Trade disputes called threat to global economy

MONTREAL — Hearing all the grim talk about slowing global growth and seeing alarming signs from the bond market, it’s understandable that many believe the world is fated to fall into recession soon, acknowledges the chief economist of National Bank of Canada.

But unless some wild cards get played, the actual chances of a nearby recession show that risk is only “mild,” said Stefane Marion.

However, some of those wild cards are already being played, making it hard to assess the true risk of global recession.

“We need to stop this now,” said Marion about the recent spread of trade war rhetoric between the United States and China into currency devaluation.

Marion painted a detailed picture of a unique and complicated world economic and financial situation for the members of the Canadian Special Crops Association during the organization’s annual convention April 21-22.

China recently devalued its currency, dropping it to the lowest level it has had since before the beginning of the 2008-09 financial crisis. That move has been widely interpreted as a strike back against U.S. President Donald Trump’s tariffs on Chinese imports.

The U.S.-China trade war is consuming much attention, but Marion pointed out that many trade disputes are arising around the globe, so it’s a more concerning situation than just a two-country fight. Disputes between Japan and South Korea and the potential economic disruptions around a no-deal Brexit are two other situations that could hurt the already-weak global economy.

The recent decades of globalization have made many major economies much more trade dependent than they were before the free trading era, so de-globalization could have a much bigger impact than usual.

However, while Marion’s views about the trade situation brought a dark tone to his outlook, he was considerably less pessimistic about the underlying chances of recession than many economy-watchers.

Much attention has focused on the inversion of the yield curve, seen by some as an almost-sure sign of an oncoming recession.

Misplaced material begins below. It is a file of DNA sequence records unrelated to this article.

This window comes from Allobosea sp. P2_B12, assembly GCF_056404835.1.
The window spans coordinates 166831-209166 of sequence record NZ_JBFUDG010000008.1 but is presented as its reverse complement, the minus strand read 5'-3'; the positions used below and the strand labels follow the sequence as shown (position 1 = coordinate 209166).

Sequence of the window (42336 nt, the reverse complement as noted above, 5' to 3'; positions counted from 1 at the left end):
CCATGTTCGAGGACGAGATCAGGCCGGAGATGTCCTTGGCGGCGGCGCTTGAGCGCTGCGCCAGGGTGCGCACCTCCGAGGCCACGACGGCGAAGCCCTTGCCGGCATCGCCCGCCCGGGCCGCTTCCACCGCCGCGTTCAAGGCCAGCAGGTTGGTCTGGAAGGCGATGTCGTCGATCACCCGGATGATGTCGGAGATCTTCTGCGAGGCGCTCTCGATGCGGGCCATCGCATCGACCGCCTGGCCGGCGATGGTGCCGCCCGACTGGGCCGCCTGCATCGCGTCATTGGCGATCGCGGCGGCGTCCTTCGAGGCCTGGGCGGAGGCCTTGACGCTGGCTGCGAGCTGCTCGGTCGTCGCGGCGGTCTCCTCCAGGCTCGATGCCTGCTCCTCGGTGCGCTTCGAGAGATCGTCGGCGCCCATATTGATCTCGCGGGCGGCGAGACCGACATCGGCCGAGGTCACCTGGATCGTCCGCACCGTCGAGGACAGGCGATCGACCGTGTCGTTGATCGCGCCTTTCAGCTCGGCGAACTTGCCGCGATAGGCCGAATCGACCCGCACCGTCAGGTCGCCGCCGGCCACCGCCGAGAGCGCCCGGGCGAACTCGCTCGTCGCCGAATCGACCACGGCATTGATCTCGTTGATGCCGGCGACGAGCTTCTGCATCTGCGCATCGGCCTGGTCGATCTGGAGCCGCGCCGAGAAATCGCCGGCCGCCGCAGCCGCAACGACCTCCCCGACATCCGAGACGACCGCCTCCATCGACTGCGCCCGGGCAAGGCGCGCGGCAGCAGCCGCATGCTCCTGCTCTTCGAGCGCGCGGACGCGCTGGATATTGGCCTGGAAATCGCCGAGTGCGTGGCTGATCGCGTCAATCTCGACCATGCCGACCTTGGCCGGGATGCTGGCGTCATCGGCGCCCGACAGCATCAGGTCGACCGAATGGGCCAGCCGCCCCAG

(The yield curve is the difference in rates between short-term debt and long-term debt. Usually short-term bond interest rates are lower than longer-term rates. The yield curve is said to be “inverted” when short-term rates become higher than long-term rates, usually a sign that investors see inflation likely to slump in coming years. That tends to happen during a recession.)

Marion said even though yield curve inversions have preceded six of the eight most recent recessions, and there is a current inversion, much of today’s phenomenon is due to quantitative easing (QE) and other central bank financial manipulations in the wake of the financial crisis.

With QE removed from the equation, the risk of recession drops from about 68 percent to just 36 percent, which he described as a “mild probability of recession.”

Around the world, economists have been wrestling with the problem of interpreting traditional economic signals in an era of unorthodox central bank actions, with everything from QE in the U.S. to negative interest rates in Europe confounding many longstanding assumptions.

Many central bankers gathered in Jackson Hole, Wyoming, to debate those issues during the annual Kansas City Federal Reserve Bank’s policy retreat, held at the same time as the CSCA convention.

The exhaustion of central banks’ ability to create sustainable growth, the instability in currency markets and the eruption of geopolitical tensions around the planet dominated discussions.

Since the end of the financial crisis, governments around the world have relied upon central banks to rekindle economic growth ravaged during the meltdown, but for 10 years economic growth has been weak and faltering.

A growing chorus of observers say central banks have almost run out of tricks, and governments will need to find other means of igniting long-term growth if they are unhappy with the current economic situation.

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